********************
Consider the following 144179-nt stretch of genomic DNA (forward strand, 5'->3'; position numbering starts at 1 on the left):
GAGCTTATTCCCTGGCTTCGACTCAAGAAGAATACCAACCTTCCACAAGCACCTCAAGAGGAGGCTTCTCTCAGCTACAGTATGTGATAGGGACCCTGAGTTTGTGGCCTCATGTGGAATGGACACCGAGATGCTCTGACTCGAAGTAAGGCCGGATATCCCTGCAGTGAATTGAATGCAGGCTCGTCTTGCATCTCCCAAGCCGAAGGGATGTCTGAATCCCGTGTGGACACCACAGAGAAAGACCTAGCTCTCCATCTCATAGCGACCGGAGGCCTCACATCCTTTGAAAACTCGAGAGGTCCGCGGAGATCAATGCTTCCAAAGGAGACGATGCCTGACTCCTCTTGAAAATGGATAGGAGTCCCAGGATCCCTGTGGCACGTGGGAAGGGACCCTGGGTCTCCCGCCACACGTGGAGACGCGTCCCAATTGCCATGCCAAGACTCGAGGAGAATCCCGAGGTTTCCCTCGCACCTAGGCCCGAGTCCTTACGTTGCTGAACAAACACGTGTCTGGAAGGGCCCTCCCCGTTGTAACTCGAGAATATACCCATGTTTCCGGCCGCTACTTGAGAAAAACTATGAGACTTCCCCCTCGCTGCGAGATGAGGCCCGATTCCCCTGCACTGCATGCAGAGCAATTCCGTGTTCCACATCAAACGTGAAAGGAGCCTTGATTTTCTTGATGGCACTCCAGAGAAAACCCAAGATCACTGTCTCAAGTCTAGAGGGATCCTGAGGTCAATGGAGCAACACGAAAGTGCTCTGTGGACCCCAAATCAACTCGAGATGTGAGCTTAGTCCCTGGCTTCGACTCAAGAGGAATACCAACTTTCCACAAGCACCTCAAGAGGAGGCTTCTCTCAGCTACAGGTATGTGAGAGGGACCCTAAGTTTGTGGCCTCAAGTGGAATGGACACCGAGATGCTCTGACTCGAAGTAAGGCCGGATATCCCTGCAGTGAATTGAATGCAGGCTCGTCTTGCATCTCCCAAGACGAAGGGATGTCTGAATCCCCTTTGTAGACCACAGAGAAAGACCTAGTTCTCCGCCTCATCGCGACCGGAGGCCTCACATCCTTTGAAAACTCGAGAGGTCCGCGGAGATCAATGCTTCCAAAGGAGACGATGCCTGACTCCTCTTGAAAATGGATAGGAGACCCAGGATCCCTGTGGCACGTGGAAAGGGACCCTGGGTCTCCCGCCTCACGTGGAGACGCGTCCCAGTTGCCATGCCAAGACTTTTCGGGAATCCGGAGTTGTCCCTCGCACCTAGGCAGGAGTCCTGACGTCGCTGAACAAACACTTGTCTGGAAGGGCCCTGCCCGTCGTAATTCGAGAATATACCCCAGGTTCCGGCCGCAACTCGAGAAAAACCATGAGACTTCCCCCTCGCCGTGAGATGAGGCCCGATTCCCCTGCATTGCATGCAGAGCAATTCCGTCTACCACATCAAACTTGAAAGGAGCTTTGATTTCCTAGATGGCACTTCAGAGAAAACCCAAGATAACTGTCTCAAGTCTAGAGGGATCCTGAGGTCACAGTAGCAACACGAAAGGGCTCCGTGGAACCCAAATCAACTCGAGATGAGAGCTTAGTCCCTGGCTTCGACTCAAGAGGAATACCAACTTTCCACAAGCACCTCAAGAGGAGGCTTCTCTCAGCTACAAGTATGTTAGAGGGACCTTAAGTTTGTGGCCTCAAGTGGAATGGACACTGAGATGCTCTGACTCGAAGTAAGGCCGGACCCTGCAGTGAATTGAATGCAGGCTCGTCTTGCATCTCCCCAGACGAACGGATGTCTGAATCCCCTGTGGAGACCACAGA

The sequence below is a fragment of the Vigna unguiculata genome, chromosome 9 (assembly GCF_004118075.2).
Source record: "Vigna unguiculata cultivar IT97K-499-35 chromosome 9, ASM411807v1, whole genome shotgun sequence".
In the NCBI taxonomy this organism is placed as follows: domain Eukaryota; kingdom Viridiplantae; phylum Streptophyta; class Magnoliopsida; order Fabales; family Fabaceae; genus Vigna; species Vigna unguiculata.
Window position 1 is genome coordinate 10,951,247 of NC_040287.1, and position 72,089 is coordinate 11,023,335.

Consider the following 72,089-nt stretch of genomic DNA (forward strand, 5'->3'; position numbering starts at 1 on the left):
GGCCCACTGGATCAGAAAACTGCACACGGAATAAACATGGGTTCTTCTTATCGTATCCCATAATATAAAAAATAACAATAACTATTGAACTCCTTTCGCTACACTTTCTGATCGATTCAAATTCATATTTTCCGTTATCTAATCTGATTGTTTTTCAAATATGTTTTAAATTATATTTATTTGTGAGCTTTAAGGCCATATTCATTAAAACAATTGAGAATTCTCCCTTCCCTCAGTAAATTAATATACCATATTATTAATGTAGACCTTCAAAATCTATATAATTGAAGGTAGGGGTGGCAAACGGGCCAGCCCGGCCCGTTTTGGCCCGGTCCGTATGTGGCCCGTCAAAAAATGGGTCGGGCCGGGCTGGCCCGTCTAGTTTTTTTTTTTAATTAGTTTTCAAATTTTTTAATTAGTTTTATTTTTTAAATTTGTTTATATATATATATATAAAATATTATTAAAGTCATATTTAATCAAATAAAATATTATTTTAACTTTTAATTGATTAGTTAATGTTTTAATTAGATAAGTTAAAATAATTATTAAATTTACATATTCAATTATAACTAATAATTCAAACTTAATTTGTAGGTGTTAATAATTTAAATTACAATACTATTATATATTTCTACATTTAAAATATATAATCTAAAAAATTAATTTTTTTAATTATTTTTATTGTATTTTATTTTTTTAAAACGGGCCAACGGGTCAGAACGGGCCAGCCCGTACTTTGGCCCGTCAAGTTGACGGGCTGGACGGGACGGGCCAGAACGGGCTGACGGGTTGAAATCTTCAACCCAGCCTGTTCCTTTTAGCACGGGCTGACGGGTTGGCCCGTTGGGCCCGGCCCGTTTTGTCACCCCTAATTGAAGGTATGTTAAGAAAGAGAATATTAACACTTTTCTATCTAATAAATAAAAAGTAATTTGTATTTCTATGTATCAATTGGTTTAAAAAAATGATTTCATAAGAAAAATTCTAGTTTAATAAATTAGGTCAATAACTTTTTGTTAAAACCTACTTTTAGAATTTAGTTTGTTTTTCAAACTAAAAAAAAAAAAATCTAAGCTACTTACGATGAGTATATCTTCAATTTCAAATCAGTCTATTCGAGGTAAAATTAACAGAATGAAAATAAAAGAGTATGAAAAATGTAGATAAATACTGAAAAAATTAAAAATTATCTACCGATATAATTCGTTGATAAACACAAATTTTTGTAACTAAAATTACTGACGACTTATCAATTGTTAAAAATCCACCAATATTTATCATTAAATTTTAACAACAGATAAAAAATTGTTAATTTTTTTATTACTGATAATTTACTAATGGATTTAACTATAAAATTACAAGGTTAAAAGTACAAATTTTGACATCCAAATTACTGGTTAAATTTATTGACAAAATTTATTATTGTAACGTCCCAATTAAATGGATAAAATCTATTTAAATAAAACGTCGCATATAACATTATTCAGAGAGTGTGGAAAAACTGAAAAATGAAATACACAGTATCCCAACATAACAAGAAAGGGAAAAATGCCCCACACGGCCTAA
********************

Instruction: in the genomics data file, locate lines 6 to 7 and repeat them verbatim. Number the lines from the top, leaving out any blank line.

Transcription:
Window position 1 is genome coordinate 10,951,247 of NC_040287.1, and position 72,089 is coordinate 11,023,335.

Consider the following 72,089-nt stretch of genomic DNA (forward strand, 5'->3'; position numbering starts at 1 on the left):